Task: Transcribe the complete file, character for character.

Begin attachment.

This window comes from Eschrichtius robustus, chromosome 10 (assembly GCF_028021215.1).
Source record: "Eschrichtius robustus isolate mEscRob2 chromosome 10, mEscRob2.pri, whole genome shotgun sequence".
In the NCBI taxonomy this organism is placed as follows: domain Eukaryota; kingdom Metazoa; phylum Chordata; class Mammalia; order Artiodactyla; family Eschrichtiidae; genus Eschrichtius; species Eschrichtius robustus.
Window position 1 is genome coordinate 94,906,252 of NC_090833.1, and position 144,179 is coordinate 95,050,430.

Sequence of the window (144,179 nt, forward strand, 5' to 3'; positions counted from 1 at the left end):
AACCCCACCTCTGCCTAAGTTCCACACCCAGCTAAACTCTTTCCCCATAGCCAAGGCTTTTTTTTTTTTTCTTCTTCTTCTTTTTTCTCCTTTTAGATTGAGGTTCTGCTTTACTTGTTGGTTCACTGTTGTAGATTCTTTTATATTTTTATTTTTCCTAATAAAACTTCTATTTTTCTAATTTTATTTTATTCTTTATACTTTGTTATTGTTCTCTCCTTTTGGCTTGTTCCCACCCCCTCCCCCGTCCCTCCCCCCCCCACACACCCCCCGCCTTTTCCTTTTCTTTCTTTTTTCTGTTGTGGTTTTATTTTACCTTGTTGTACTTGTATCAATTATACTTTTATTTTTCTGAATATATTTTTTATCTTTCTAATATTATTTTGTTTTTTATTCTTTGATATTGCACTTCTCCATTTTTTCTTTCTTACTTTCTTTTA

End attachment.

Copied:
This window comes from Eschrichtius robustus, chromosome 10 (assembly GCF_028021215.1).
Source record: "Eschrichtius robustus isolate mEscRob2 chromosome 10, mEscRob2.pri, whole genome shotgun sequence".
In the NCBI taxonomy this organism is placed as follows: domain Eukaryota; kingdom Metazoa; phylum Chordata; class Mammalia; order Artiodactyla; family Eschrichtiidae; genus Eschrichtius; species Eschrichtius robustus.
Window position 1 is genome coordinate 94,906,252 of NC_090833.1, and position 144,179 is coordinate 95,050,430.

Sequence of the window (144,179 nt, forward strand, 5' to 3'; positions counted from 1 at the left end):
AACCCCACCTCTGCCTAAGTTCCACACCCAGCTAAACTCTTTCCCCATAGCCAAGGCTTTTTTTTTTTTTCTTCTTCTTCTTTTTTCTCCTTTTAGATTGAGGTTCTGCTTTACTTGTTGGTTCACTGTTGTAGATTCTTTTATATTTTTATTTTTCCTAATAAAACTTCTATTTTTCTAATTTTATTTTATTCTTTATACTTTGTTATTGTTCTCTCCTTTTGGCTTGTTCCCACCCCCTCCCCCGTCCCTCCCCCCCCCACACACCCCCCGCCTTTTCCTTTTCTTTCTTTTTTCTGTTGTGGTTTTATTTTACCTTGTTGTACTTGTATCAATTATACTTTTATTTTTCTGAATATATTTTTTATCTTTCTAATATTATTTTGTTTTTTATTCTTTGATATTGCACTTCTCCATTTTTTCTTTCTTACTTTCTTTTA